October 10, 2003

Hendrix Asks All the Questions of Life

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“I had a professor when I was an undergraduate who said, ‘The job of the philosopher is to comfort the afflicted and afflict the comfortable,’ and I feel like when we’re here [at Cornell], we’re all pretty comfortable,” said Prof. Burke Hendrix, philosophy, during a recent interview with The Sun.

His goal as a professor is to engage young minds into asking hard questions in a clear and constructive manner. Why does the world work the way it does? What are our values within our society? Hendrix has a penchant for asking the unanswerable questions.

“The basic point of moral philosophy, a lot of times I think, is not to say what is right or wrong but to help outline the options in a clear way so that people have a set of arguments for and against,” Hendrix said.

Hendrix is a native of Alsea, Ore., a small town about 20 miles inland of the Pacific Ocean and two hours southwest of Portland. Life was generally good, but drugs and illegality were more common than the small-town stereotype might have one believe. When a town is, according to Hendrix, “three blocks long and three blocks wide,” with nothing but a general store, gas station and high school, it is no surprise that a few of Hendrix’s closest friends from childhood spent time in jail for drug use.

“I’m sure it’s no different from living in the city; it’s just that it’s more obvious because they’re all the people you know. The people that are crashing in life, you know them really well,” Hendrix said.

Despite his surroundings and the connotations his last name carries, Hendrix was able to steer clear of small-town temptations.

Alsea was a blue-collar town when Hendrix was raised there. His family owned over 1,000 acres of land, but most of the money they earned was reinvested into his father’s logging business.

“We had a working-class background,” Hendrix said. “My dad, when he was 70 years old, decided he was going to retire, which for him meant that he was going to stop working Saturdays.”

Familial expectations and fraternal competition drove Hendrix to intellectual pursuits.

“It was ingrained [in me]: you’re not going to cut timber, you’re not going to drive a log truck, you’re going to college,” he said.

Hendrix’s older brother, Scott, currently an English professor at Albion College in Michigan, provided the motivation for Hendrix’s own doctoral endeavors.

“I think somewhere I thought, ‘You know, if [my brother] has a Ph.D., I’d better have one,'” he said.

In the pursuit of his interests, Hendrix was drawn to the intricacies of philosophy and teaching. However, finding a job to fulfill these interests did not come easily. Hendrix’s position at Cornell was landed primarily through “blind luck,” he said.

Several months removed from completing his Ph.D. work at the University of Colorado with still no reply to his applications, Hendrix resigned himself to spending his postdoctoral year working at Colorado. His disappointment was relieved when both the University of Chicago and Cornell called him almost simultaneously offering employment. Hating the notion of a fast-paced and heavily populated city, Ithaca was his natural choice.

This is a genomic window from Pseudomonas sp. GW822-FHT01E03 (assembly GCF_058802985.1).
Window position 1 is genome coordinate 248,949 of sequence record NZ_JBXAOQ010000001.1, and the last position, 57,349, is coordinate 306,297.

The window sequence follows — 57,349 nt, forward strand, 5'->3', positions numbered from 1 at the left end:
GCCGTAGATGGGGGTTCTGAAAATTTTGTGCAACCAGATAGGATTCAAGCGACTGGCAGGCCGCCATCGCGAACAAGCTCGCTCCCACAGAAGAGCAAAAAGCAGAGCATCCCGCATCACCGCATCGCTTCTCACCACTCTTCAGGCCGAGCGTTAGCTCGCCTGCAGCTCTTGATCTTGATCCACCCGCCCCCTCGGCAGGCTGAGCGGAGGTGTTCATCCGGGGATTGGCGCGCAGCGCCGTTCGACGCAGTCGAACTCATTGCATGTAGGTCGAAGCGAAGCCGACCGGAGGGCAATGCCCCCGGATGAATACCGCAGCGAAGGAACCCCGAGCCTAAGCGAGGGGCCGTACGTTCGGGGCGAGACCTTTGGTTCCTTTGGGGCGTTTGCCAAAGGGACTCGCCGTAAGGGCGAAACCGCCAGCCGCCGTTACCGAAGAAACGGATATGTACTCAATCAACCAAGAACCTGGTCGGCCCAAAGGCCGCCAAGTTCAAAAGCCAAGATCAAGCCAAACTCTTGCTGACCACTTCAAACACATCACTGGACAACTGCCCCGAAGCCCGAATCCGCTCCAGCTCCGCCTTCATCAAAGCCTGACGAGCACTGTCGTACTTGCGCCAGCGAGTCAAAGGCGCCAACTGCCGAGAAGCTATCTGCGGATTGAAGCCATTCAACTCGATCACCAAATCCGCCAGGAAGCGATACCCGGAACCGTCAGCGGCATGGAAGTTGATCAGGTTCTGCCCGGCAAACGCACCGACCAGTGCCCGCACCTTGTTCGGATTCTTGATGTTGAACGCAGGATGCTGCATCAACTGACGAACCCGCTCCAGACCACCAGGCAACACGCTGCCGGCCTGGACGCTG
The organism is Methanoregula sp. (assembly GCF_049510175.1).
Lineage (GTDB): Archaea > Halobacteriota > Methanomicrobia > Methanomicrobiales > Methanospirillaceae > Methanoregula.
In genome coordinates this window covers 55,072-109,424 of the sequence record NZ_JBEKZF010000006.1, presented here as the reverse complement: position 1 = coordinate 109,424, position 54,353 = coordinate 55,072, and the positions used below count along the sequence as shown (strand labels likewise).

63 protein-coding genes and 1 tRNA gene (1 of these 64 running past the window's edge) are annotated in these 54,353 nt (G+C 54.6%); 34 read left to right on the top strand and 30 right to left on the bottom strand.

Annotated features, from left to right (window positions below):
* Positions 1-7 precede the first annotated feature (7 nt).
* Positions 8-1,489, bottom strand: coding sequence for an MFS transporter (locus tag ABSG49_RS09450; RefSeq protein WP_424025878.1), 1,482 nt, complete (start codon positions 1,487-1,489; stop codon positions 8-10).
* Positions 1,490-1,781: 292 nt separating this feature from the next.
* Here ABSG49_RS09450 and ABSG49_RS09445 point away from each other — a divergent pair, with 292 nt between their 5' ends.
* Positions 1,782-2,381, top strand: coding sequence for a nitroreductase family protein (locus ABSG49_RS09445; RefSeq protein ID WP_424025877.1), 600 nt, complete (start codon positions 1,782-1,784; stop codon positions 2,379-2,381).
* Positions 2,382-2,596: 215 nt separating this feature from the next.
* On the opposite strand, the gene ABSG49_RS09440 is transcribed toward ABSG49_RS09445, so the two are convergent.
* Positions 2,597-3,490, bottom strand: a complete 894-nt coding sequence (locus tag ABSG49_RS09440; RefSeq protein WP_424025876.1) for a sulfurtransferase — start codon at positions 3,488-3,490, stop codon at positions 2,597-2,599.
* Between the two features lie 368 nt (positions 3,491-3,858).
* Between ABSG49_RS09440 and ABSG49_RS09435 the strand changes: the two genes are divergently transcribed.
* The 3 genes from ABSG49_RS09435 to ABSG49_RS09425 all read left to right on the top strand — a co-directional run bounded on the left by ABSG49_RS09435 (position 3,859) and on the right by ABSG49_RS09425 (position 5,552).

“I feel like I’m ready to go when I stand out here in the morning with the animals looking at me like, ‘Why are you bothering us, we live here too,'” Hendrix said.

This is Hendrix’s second year at Cornell. This semester, he is teaching a graduate course, Government 661: Secession, Intervention, and Just War. The questions raised in the class have to do with the conditions under which states achieve legitimacy. He is also teaching an undergraduate course, Government 460: Justice Toward Indigenous Peoples. He plans to change the name the next time he teaches the course.

“Everyone is terrified by the title. People will say, ‘I don’t know what it means and it’s quite scary,'” Hendrix said.

Next semester, Hendrix will be teaching Government 161: Introduction to Political Philosophy for the second time. When Hendrix taught the course in the spring of 2002, it was at the time the largest class he had ever encountered.

“The first day when I walked in there and I saw all those people, I thought, ‘There’s a lot of people who are going to listen to me — I have to be clear in what I’m saying and try to get through to as many of them as I can so that they’re not wondering, “Well what is that supposed to mean?”‘ It was a little scary the first few weeks.”

Hendrix will also devote time next semester assuming the role of the acting director of the Program on Ethics and Public Life. The group, consisting of four professors, is intended to call attention to the ethical questions a public figure must inevitably face. The group also sponsors the Young Scholars Weekend and presentations by various philosophers.

Hendrix compared the members of the program to one particularly famous philosopher — Aristotle — who was known to roam various Grecian gardens offering philosophy to all who might listen.

“We all hope to develop that sort of depth of thought, that absolute clarity of focus where, when the question hits us, we can stop and focus on it until it’s solved. Of course we never get that; we fumble about blindly.”

Archived article by Clark Merrefield